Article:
Big Numbers = conspiracy.  Got it.
 
2013-03-11 01:15:01 PM
These MRAP's ARE BEING SEEN ON U.S. STREETS all across America by verified observers with photos, videos, and descriptions."

But we couldn't find a "verified photo" of one, so enjoy these pictures of scarier looking vehicles in Iraq.

This pretty much sums up the whole "OMG!! AMMO!!!!!" scare... "We HEARD someone say that they verified that someone heard something that we won't get clarification on, but we're gonna publish the shiat out of it"
 
2013-03-11 01:15:16 PM
If someone were conspiratorial enough, they might propose that these bullets were being bought up so much to dry up the supply to the general public.

But that'd be crazy to believe that the government would even think of doing something like that.
 
2013-03-11 01:15:21 PM
Oh noes.
 
2013-03-11 01:15:48 PM
Nine times.

Nine times?

Nine times.
 
2013-03-11 01:15:53 PM
This is in response to your friends Facebook posts requesting armed guards at every public school. Somehow a massive expansion of armed government agents is now bad thing? Your friends really need to make up their minds.
 
2013-03-11 01:16:12 PM

uber humper: Lenny_da_Hog: That's about one apiece for our invasion of China, allowing for a few misses.

Yea, but homeland security is for security inside the borders of the US.


We'll annex China before we invade. How's "New San Francisco" sound for Beijing?
 
2013-03-11 01:16:15 PM

BillCo: That's fine, but at 15 million rounds a year (which sounds a bit wasteful in itself), 1.6 billion is enough to use for target practice for 106 years. That sounds incredibly wasteful, not to mention that most of the guns that use these rounds will likely be obsolete by then.

So, why is DHS buying so many bullets?


Gun control.


/The peasants are revolting!
 
2013-03-11 01:16:22 PM
Hasn't this bullshiat been making the rounds in conservative FW:FW:FW: emails for about 4 years now? I'm pretty sure I've seen idiots with FEMA camp fears spouting this nonsense for a while now.
 
2013-03-11 01:17:03 PM

BillCo: The article did seem to run in a circle.  Regardless, DHS is buying an obscenely staggering number of bullets.  It is being reported by multiple news agencies, including the Huffington Post.  Here is their official explanation:

Federal solicitations to buy the bullets are known as "strategic sourcing contracts," which help the government get a low price for a big purchase, says Peggy Dixon, spokeswoman for the Federal Law Enforcement Training Center in Glynco, Ga . The training center and others like it run by the Homeland Security Department use as many as 15 million rounds every year, mostly on shooting ranges and in training exercises.

That's fine, but at 15 million rounds a year (which sounds a bit wasteful in itself), 1.6 billion is enough to use for target practice for 106 years.  That sounds incredibly wasteful, not to mention that most of the guns that use these rounds will likely be obsolete by then.

So, why is DHS buying so many bullets?


That's 15 million rounds for just ONE training center (also called a FLETC).  I know for a fact that DHS runs multiple FLETCs and that existing officers (ICE, CBP, Secret Service, Coast guard) need bullets for target practice too.

What, have we gone so low that we're going to demand law enforcement officers buy their OWN ammunition for shooting practice?  For shame!
 
2013-03-11 01:17:12 PM
Well, they've got a lot of drones to arm.
 
2013-03-11 01:17:34 PM
southparkstudios.mtvnimages.com

Race War! Race War! It's on!
 
2013-03-11 01:17:43 PM
I wonder if there would be any point in saying that the order is actually for 240,000 rounds of ammo, not 1.6 Billion.
 
2013-03-11 01:17:48 PM
Not this carp again.  Here is an article that links to the whole set of government solicitations over the years:

http://www.alt-market.com/articles/1003-the-history-of-dhs-ammuni tion-purchasesIf you look at the solicitations, as I did for many of them, many of the contracts are indefinite delivery, indefinite quantity (http://en.wikipedia.org/wiki/IDIQ) contracts. They state a maximum number of rounds, not a guaranteed number. In addition, each contract has a maximum number of initial rounds and a number of option periods that could be exercised for more ammunition. 1.4 billion (1.88 for the period from 2005) is the sum of all the maximums of the contracts and options and isn't necessarily what was purchased - though those numbers are not clear from the solicitations, we'd have to get records for payments to the manufacturers and the signed contract to see that.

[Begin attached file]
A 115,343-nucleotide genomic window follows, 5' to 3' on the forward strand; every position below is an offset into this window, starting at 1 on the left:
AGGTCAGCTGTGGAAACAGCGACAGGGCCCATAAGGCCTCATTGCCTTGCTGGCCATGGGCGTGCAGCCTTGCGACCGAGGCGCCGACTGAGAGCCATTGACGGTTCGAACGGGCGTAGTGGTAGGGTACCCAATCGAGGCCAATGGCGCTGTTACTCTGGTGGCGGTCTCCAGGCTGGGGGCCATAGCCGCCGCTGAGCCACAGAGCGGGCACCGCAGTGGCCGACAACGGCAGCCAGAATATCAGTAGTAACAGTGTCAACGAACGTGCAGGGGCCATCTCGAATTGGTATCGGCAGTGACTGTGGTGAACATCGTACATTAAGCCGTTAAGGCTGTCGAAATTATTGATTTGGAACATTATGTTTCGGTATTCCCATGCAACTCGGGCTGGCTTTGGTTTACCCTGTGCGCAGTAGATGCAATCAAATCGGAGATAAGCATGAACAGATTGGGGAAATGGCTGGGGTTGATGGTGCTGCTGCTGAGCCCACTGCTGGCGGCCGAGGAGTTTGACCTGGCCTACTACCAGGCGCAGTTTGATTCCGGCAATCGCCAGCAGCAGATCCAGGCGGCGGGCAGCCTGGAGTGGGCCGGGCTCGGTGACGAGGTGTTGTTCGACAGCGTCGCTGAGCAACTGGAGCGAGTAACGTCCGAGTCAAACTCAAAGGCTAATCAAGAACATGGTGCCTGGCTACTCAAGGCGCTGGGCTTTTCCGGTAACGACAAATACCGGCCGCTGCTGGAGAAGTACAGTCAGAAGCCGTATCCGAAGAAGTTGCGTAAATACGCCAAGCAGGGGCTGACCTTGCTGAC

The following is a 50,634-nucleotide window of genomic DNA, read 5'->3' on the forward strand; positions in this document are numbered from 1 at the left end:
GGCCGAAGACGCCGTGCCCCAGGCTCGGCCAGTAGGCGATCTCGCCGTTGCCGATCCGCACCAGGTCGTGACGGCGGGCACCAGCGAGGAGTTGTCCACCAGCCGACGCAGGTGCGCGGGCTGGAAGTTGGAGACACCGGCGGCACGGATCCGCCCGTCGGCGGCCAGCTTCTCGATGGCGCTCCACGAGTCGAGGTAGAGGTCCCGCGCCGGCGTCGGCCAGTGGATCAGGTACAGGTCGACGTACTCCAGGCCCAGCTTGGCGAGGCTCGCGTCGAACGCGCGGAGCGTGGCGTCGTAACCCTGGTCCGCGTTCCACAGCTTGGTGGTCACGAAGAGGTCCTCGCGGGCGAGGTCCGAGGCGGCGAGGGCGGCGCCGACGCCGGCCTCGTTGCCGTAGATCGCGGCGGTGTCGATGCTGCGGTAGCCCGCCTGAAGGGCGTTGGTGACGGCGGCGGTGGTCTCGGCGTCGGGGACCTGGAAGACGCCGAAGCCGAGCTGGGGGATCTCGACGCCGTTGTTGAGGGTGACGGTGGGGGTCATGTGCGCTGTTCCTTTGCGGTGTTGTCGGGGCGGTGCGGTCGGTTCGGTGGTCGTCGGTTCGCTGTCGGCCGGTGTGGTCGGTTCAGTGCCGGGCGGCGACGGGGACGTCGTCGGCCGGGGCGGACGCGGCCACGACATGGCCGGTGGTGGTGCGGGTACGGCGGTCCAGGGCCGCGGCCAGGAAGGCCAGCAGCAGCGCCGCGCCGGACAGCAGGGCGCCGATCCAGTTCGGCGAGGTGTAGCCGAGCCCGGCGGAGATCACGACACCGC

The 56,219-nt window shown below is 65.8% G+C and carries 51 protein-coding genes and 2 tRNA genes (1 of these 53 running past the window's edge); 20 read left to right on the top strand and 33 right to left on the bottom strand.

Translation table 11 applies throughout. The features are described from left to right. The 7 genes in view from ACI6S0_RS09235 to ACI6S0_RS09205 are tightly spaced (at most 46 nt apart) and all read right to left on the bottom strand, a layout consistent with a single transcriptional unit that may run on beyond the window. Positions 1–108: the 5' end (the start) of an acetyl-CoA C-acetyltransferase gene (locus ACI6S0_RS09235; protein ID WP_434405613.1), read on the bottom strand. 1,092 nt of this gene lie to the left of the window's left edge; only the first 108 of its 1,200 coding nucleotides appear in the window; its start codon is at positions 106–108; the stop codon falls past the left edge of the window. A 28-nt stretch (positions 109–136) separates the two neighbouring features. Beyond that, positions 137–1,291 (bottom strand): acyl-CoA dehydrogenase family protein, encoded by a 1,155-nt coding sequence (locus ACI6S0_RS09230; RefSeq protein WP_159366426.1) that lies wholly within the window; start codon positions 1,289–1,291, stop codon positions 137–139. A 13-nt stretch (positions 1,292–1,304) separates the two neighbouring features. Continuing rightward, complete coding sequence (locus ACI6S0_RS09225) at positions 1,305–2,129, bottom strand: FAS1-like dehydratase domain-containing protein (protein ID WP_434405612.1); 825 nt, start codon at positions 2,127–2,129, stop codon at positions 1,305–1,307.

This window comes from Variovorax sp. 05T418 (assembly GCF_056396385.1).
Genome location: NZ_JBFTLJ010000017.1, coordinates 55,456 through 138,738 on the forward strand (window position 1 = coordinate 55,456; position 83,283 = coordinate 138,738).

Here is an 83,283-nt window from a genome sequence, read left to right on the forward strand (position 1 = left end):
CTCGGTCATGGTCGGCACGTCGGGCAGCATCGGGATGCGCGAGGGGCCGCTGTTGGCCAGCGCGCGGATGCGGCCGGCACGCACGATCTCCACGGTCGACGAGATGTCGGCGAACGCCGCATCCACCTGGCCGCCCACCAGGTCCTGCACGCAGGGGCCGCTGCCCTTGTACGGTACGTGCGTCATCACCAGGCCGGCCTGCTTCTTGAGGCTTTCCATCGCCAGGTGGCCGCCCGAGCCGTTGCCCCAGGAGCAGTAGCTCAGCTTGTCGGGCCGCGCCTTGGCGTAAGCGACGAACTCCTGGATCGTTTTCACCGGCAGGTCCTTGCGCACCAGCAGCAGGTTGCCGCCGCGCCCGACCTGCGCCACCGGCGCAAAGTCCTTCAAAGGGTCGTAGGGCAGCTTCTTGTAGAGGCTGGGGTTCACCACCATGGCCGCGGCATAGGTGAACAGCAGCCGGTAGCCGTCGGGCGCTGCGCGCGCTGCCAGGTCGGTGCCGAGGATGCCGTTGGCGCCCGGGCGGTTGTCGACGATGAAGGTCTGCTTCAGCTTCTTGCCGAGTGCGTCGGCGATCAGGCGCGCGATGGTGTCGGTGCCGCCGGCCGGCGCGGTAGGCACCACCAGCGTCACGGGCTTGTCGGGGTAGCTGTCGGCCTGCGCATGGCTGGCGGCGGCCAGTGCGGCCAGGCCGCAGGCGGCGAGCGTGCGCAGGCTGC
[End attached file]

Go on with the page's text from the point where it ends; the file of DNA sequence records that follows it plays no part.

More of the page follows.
2013-03-11 01:17:56 PM
 
2013-03-11 01:18:24 PM
 
2013-03-11 01:19:28 PM

make me some tea: This thread again?

As I understand it, they got a really good price on ammunition by buying it in bulk like that.


But since it's more than they absolutely "need" immediately, it must be bad. I mean, my pistol only holds 6 rounds, so buying 500-700 rounds at a time is just overkill, they're just using that same logic.

I like how they worked the sequester into all of this.
 
2013-03-11 01:19:40 PM

Fart_Machine: uber humper: Sgt Otter: An department that includes numerous law enforcement agencies and an entire farking branch of the military buys a lot of ammo.

I guess I'm supposed to be outraged?

You have trouble understanding large numbers, don't you?

Big Numbers = conspiracy.  Got it.


No, but it does raise questions.  At the height of the Iraq war the Army was using 6 million rounds. At that rate the 1.6 billion would last the Army 22 years
 
2013-03-11 01:20:15 PM

uber humper: Sgt Otter: An department that includes numerous law enforcement agencies and an entire farking branch of the military buys a lot of ammo.

I guess I'm supposed to be outraged?

You have trouble understanding large numbers, don't you?


What's the big deal?  Military and law enforcement don't buy ammo according to what they need for 6 months or a year.  They stockpile based on apocalyptic scenarios and long term (10+ years) need.  It'll be distributed over dozens of depots, training facilities, forward posts, and hidden caches.  It's a block purchase that backfills what's been used for a decade or more, plus fills a strategic cache that mitigates rises in metal prices, scarcity of materials, whatever.  Maybe they're running on models of increased copper scarcity, or they've settled on an ammo type that they want to get a bulk rate on now.

Getting freaked out over a government ammo purchase is the height of fear mongering.